Why do we need this research?
Miscarriage is the biggest cause of pregnancy loss in the UK but we still don’t know the best ways of treating or preventing it. There is a lot of research going on around the world, but it can be difficult to compare one research study with another because they often measure different outcomes. For example, one study might look at the number of pregnancies continuing beyond 24 weeks, another might look at the number of miscarriages, while yet another might look at the number of pregnancies that end in a live birth. We need this to change so that we can better identify the treatments that are most likely to prevent miscarriage.
What’s happening in this project?
Our researchers are carrying out a study called COSMisT – the Core Outcome Sets in Miscarriage Trials study. The aim of this study is to define ‘core outcome sets’ that can be used as standard in all miscarriage research studies. In particular, the team want to establish a core outcome set for miscarriage prevention studies, as well as a core outcome set for studies looking at miscarriage management – when treatment is needed to help the baby pass out of the womb.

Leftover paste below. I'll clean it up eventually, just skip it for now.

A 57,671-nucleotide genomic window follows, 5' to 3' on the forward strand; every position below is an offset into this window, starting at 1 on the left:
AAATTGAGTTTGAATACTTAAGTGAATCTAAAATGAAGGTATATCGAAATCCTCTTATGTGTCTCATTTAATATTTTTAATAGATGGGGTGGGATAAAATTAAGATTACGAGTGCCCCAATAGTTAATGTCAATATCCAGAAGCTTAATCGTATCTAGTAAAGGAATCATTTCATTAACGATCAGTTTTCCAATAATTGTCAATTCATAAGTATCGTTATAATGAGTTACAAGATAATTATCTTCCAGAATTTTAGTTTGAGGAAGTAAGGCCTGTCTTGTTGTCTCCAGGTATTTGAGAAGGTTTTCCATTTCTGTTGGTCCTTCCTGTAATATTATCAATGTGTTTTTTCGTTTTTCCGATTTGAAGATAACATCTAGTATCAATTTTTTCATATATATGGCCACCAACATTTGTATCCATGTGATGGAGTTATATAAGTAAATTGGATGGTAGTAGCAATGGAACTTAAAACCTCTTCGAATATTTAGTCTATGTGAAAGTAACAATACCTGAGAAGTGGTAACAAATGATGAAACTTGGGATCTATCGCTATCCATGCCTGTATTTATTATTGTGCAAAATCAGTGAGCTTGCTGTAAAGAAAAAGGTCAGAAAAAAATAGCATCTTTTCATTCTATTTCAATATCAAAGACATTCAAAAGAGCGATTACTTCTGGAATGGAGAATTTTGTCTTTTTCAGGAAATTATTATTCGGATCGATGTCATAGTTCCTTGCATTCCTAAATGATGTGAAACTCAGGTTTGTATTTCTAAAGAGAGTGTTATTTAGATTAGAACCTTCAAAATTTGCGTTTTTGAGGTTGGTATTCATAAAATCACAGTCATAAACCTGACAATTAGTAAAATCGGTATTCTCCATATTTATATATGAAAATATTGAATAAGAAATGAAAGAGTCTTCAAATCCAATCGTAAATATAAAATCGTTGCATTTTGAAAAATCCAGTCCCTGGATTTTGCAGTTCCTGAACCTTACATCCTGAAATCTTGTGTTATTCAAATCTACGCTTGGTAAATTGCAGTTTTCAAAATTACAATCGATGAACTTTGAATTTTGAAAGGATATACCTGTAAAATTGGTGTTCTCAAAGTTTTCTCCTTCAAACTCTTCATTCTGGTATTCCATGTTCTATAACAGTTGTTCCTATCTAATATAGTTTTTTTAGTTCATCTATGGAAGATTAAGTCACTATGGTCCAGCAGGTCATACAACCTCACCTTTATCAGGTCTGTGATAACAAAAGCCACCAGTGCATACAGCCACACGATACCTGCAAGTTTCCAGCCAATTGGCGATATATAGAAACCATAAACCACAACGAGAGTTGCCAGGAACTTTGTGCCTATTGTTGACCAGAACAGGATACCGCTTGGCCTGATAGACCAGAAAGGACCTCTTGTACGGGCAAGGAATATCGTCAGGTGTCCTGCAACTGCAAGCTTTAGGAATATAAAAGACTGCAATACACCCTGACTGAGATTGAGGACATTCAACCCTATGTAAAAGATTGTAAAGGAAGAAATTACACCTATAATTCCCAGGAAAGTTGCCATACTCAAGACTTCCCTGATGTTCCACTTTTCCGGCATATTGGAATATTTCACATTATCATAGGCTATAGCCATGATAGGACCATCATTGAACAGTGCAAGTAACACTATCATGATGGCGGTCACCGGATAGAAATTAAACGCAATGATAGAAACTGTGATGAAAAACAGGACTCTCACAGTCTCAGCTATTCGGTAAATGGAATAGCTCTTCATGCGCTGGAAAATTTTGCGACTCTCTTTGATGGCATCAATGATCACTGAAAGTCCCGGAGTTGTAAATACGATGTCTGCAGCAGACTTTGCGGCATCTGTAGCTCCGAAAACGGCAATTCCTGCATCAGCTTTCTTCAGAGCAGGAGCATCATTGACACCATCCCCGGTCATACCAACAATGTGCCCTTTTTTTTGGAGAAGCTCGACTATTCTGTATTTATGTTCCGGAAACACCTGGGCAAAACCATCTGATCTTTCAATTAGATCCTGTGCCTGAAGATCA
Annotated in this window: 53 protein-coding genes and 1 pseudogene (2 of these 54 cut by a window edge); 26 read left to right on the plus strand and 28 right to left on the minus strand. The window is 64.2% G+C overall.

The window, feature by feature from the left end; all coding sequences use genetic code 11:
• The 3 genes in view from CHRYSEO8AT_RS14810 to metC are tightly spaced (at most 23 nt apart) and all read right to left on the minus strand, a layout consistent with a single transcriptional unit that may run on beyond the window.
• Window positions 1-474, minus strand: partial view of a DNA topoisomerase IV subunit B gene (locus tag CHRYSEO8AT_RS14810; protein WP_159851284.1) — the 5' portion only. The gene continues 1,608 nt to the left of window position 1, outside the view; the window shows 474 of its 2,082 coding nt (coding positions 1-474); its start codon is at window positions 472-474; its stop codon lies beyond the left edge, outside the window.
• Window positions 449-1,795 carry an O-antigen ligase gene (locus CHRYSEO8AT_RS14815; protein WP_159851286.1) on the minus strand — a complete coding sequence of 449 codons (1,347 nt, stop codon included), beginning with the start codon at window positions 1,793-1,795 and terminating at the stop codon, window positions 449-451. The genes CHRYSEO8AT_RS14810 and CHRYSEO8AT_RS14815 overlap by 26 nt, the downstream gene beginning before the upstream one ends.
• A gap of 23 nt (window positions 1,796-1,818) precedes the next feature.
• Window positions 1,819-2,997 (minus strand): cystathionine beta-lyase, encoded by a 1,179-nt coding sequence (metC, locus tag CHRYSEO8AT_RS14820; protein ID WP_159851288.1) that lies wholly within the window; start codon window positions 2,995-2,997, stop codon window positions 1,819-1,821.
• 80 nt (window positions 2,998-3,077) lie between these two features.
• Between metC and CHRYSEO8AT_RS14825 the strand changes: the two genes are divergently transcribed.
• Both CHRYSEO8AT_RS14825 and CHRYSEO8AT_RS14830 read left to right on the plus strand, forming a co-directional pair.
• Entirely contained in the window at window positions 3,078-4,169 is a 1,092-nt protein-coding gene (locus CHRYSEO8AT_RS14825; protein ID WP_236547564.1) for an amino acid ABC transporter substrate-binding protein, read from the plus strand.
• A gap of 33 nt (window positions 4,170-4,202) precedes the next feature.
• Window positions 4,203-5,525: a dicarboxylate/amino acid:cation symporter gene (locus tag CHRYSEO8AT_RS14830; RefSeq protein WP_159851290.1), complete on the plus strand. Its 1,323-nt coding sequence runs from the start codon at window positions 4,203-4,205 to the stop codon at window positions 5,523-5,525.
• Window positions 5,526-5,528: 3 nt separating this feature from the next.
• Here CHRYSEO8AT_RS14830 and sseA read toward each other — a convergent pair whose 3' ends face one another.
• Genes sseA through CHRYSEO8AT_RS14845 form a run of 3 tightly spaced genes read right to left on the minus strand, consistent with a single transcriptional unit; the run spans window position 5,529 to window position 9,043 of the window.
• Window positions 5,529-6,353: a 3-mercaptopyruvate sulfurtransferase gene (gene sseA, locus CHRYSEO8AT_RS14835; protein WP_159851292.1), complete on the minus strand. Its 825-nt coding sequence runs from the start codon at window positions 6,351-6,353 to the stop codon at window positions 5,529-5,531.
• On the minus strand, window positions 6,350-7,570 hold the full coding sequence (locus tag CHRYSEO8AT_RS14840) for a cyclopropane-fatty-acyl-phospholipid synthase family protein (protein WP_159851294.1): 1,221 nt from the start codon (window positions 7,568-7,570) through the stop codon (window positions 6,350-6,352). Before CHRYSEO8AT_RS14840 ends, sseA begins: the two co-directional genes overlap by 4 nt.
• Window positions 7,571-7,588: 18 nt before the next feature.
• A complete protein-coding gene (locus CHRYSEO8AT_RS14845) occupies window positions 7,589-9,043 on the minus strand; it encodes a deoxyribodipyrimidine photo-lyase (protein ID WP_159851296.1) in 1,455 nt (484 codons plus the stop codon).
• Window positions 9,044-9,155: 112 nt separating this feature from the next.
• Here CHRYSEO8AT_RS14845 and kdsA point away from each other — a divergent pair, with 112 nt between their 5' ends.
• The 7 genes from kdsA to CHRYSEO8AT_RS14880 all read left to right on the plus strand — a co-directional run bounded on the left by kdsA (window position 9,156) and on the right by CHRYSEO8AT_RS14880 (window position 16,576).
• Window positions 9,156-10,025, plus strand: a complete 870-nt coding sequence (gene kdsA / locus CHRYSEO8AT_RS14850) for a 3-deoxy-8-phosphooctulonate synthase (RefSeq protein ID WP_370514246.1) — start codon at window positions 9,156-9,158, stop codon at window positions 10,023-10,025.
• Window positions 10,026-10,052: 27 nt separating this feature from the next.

To do this, our researchers looked back at previous studies to see which outcomes were used and also spoke to women and their partners to find out which outcomes matter most to them. The team next invited 700 people – including women, partners, clinicians, charities and researchers – to take part in a range of surveys to find out which outcomes were preferred, before holding a final meeting, where the two core outcome sets were discussed and voted on. The results of the COSMisT study will be presented soon.
What difference will this project make?
If all research studies into the treatment and prevention of miscarriage included assessment of the same set of outcomes, it would be much easier to compare the results and draw conclusions. By including the COSMisT core outcome set as standard in future miscarriage clinical trials, it will be possible to identify the most effective treatments, therefore improving outcomes for women, birthing people and their families.